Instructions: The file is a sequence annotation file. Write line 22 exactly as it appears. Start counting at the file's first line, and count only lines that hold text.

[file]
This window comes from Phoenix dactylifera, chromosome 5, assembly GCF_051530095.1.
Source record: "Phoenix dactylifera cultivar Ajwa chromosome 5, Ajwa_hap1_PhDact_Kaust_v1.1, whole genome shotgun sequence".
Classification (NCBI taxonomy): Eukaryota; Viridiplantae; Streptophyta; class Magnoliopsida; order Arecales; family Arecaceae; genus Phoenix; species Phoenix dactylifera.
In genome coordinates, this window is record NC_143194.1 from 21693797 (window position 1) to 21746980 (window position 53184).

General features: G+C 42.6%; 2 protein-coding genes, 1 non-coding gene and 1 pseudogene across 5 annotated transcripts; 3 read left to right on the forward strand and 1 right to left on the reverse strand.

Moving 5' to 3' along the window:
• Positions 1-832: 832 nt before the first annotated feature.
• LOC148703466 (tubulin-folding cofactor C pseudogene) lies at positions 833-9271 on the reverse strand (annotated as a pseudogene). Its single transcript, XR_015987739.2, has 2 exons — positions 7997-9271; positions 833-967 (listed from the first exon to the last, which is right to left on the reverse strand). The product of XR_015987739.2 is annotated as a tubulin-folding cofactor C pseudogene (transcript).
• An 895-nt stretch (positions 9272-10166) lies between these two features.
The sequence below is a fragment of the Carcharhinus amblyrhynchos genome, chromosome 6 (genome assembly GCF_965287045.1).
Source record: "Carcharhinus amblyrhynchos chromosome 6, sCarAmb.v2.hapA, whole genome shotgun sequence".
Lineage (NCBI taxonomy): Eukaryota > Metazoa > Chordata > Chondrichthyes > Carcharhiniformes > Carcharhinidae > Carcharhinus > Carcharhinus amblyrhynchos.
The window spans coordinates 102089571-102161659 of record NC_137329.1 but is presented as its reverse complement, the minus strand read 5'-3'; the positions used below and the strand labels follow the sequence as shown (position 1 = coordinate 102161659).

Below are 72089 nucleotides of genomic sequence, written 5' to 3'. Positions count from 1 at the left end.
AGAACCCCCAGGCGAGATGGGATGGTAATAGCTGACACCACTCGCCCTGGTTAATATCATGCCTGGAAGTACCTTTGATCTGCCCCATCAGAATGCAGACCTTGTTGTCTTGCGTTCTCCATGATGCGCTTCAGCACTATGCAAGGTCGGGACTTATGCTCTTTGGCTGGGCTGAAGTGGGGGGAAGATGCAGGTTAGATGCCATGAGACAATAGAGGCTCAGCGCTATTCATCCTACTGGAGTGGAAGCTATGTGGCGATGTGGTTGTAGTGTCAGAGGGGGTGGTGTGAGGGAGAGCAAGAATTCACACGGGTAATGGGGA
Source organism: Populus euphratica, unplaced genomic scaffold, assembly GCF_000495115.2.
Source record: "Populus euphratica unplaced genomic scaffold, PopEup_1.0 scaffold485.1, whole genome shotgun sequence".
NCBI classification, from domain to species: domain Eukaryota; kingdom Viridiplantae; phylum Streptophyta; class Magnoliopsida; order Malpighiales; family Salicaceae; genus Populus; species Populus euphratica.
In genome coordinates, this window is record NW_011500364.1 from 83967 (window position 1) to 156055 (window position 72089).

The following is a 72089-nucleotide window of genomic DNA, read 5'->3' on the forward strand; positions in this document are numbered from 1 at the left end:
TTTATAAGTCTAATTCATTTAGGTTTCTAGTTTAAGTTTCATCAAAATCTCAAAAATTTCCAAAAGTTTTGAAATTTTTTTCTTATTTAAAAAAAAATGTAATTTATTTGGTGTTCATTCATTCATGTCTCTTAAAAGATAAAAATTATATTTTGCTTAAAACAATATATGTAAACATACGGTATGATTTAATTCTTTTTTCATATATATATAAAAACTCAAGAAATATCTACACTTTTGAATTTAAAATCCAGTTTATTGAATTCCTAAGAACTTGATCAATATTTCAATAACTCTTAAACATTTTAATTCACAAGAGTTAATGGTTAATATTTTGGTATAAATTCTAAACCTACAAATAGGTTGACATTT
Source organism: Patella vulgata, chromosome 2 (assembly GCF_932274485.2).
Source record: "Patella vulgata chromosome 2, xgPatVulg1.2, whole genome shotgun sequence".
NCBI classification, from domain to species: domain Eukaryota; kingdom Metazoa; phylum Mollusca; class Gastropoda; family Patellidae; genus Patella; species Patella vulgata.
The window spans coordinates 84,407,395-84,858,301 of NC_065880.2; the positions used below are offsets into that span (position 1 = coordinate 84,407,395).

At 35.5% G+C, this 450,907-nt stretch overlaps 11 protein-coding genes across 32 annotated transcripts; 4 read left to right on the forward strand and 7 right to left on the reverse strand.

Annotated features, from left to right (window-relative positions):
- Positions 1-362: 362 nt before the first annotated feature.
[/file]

Source organism: Patella vulgata, chromosome 2 (assembly GCF_932274485.2).